Immediacy – in the moment! The ‘immediacy' customer has a short attention span! Social networks are important in maintaining awareness of the hotel to the ‘immediacy' customer. Hoot Suite, among other apps, allows you to post across Twitter, FaceBook and LinkedIn as well as Word Press blogs. It also has numerous other apps to allow for monitoring and tracking. FREE! The ‘immediacy' customer will turn to social networks for current info and offers by a hotel before going to the web site to make a reservation. The reservation engine has to be fast and easy to use or they will lose patience and move on.
User Generated Content will gain warp speed -- hotels will need to listen 24/7 to what the customer says about them on all channels and respond at the same speed. Customers are still using ‘search' to locate and make decisions on properties. With the addition of Twitter comments and reviews to search results, the consumer can get immediate feedback and hotels need to respond quickly.
This applies to the good things that the customer is saying as well as the issues they are having. Immediacy is a tool not only to resolve issues but to appeal to more customers. Tweetbeep is a Twitter app that tracks mentions of specific keyword on Twitter then emails it to you.
In addition to the reputation management tools like Avalon Reports, Hotel Chatter, etc, Social Mention is a free tool that performs like Google Alerts but across all social media platforms. Trip Advisor is still the gold standard and also appears on search results as well as having a mobile app so the reviews are immediate, in the moment and instantly available to the consumer making a decision.
The ‘Customized' Customer. People want to buy but don't want to be sold – the consumer is clearly in control across all segments. The customer wants to customize their own experience from leisure to a business trip, individuals and groups.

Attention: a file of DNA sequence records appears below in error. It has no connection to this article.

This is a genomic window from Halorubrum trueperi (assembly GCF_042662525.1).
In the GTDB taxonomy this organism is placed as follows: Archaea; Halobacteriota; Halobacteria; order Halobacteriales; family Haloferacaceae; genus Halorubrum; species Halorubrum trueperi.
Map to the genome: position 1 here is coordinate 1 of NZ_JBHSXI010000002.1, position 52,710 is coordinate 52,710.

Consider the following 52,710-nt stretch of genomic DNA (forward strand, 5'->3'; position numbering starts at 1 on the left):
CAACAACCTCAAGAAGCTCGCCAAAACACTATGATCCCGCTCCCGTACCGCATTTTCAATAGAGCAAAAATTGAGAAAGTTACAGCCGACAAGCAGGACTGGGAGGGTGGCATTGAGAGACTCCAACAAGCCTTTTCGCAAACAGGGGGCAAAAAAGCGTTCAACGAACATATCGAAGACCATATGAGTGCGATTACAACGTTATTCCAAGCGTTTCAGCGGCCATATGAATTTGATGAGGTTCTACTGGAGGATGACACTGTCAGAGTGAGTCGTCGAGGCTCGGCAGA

Those hotels that accommodate this trend gain not only gain loyalty but the potential for incremental revenue!
- Multiple choice leisure packages. Build your own packages can include choice of spa treatments, attraction tickets, room service meals, breakfast – imagination is the only thing required! This allows the guest to build their own experience based upon the ‘niche' they prefer. A Las Vegas hotel package offered over Thanksgiving allowed guests to choose to have their Thanksgiving dinner catered to their room with several options for menu choices.
- Multiple Choice for Meeting Planners. Meeting planners are under a great deal of pressure to assure that their meetings are productive and cost effective. This is not going to change soon and may become the new normal.
By allowing them options for their meetings they can ‘customize' the meeting experience to fit their company's expectations. One independent hotel offers meeting planners five choices of amenities such as upgraded breaks, free or discounted AV, etc. from which they can select three for their meeting. Another hotel offers a $1,000 voucher that the planner can use for any part of their stay or to upgrade breaks, meals, add on a reception, etc. The cost to the hotel – between $250 and $350 depending on the option chosen.
With the customer firmly in control for the foreseeable future, hotel revenue managers, marketers and sales professionals will have to deliver what the customer is looking for on their terms or risk being ‘deleted'! Let's have a conversation about the challenges facing hotel sales professionals. Shoot me an email at firstname.lastname@example.org and I will send you an invitation to join my Platinum Group on i-Meet! www.i-Meet.com.